What are the benefits? Because 80% of the immune system is located in the gut and has the power to influence all systems in the body, probiotics can help improve overall wellbeing and some very specific symptoms. The first thing you may notice after beginning a new probiotic regimen is decreased bloating. Probiotics help breakdown and process the food we eat, aiding in intestinal motility (elimination) and gastric acid production, which decreases gas while improving digestion overall. Adding more probiotic-rich fermented foods or supplements to your diet may also help clear up acne and other skin issues such as eczema while improving immunity across the board, as these conditions are often tied to immune response and probiotics boost immune function. You may feel more awake and energetic, as probiotics help produce the vitamins B12 and K2, and help kill off candida overgrowth, which can cause low energy, bad breath, and yeast overgrowth.

Adding prebiotic foods to your diet will help the good bacteria in your system function at optimal levels while delivering a hearty dose of added vitamins, minerals and nutrients to your system. And because the good bacteria will be working so efficiently, they’ll deliver these nutrients faster right where they’re needed.

How do I use them? First and foremost, if you’re planning on adding a supplement to your wellness routine, it’s important to find the probiotic that works best for you. When looking for a probiotic supplement, seek out a high quality brand that contains at least 80 billion CFUs (colony forming units) and at least 10 different strains of bacteria — you want the bacteria to make it past the gastric acid in your stomach and be able to diversify once they reach your gut. If you have specific health concerns, do some research beforehand to find out which strains are especially helpful in treating specific needs.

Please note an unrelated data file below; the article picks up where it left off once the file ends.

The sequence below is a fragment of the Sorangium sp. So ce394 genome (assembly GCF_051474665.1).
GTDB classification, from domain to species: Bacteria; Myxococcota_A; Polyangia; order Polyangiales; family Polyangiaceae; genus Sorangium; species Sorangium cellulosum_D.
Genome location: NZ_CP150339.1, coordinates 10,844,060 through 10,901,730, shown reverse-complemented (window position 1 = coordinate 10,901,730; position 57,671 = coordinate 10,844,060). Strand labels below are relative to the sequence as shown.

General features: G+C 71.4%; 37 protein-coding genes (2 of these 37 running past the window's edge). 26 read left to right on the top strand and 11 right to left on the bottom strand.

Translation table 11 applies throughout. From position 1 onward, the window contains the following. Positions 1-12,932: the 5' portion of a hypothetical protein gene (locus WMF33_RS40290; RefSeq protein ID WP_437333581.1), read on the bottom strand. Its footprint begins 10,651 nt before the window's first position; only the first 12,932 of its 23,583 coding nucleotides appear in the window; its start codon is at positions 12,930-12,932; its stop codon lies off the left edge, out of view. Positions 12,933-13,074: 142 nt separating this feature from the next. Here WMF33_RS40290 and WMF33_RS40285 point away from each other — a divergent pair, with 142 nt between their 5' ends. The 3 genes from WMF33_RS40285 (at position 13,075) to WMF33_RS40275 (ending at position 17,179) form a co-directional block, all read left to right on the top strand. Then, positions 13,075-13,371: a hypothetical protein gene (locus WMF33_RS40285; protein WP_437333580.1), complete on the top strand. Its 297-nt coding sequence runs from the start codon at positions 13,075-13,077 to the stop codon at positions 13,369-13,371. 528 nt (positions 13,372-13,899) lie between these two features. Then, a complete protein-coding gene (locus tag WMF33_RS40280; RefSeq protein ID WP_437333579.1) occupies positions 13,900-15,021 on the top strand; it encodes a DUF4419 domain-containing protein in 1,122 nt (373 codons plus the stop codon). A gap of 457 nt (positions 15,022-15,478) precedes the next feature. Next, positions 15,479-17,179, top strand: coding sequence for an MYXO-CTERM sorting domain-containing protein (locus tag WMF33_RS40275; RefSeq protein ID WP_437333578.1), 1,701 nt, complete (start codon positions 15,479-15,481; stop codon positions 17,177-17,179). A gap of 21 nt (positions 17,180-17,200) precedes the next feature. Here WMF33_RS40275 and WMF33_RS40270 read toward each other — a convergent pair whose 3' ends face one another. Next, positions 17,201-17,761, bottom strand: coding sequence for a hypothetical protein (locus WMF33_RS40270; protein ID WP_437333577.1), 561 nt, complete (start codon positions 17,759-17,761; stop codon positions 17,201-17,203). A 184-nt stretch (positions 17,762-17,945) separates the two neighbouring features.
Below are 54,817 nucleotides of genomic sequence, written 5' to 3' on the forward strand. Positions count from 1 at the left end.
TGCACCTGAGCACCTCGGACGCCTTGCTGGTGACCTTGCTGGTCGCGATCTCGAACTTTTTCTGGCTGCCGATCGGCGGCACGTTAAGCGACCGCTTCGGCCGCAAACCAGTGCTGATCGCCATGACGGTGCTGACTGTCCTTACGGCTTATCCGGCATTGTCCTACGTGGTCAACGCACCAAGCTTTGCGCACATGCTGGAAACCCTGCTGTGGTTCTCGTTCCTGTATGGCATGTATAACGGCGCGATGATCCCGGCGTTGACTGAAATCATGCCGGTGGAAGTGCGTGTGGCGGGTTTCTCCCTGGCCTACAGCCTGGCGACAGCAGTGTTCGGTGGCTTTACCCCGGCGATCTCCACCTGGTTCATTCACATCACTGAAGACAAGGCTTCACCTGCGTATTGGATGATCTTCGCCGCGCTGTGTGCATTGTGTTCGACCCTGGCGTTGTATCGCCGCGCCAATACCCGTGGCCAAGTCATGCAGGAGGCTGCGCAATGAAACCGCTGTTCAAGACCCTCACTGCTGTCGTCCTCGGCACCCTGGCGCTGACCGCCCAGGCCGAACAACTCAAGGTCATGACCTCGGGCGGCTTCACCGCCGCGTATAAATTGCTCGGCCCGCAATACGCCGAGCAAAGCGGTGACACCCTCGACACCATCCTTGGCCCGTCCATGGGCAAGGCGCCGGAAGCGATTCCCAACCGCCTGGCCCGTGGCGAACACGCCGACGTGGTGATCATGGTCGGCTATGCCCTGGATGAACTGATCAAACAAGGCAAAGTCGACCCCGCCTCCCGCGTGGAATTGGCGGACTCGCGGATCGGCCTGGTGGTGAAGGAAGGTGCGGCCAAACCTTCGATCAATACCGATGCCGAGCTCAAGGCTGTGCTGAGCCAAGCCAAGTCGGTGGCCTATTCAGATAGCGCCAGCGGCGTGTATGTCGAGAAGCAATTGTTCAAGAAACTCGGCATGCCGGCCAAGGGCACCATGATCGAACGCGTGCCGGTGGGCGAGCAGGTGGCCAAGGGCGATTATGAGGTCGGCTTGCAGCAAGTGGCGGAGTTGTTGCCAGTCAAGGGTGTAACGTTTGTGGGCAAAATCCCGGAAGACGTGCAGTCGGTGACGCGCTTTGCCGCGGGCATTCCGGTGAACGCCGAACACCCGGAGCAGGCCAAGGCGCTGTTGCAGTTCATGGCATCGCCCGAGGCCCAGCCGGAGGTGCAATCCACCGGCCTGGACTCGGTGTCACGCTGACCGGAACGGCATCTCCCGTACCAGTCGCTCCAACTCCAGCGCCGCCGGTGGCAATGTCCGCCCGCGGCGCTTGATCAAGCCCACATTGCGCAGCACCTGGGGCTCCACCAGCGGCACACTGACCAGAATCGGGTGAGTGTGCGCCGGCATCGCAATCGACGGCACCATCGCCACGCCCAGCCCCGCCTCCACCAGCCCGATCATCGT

Even if you’re taking a probiotic supplement, it’s always a good idea to add plenty of probiotic-rich foods to your diet. This helps add biodiversity to your gut bacteria, while delivering additional nutrients. Go for “sour” foods such as unfiltered apple cider vinegar, plain kefir (water, coconut or traditional organic dairy), plain yogurt (look for “live and active cultures” over “active cultures” — you want ‘em moving and shaking), kombucha, and kimchi. Avoid “fermented” foods that contain large amounts of added sugar, like sugary yogurts, as candida and yeast feed off these added sugars, exacerbating the problem, some naturally-occurring sugars, like those present in yogurt and kombucha are OK. If need be, add some fruit or nuts for a little extra flavor.

Prebiotic foods are the easiest part. Opt for fibre-rich vegetables, such as jicama, kale, leeks, onions, dandelion greens, underripe bananas, asparagus, garlic, broccoli, Jerusalem artichoke, and go raw whenever possible.

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This information is not intended to treat, diagnose or prevent any disease or issue. 
Please seek your doctor’s advice for any questions regarding a specific condition and before beginning any exercise, diet or health-related regimen.

SOURCE:http://blog.freepeople.com/2017/07/wellness-encyclopedia-probiotics-vs-prebiotics-need/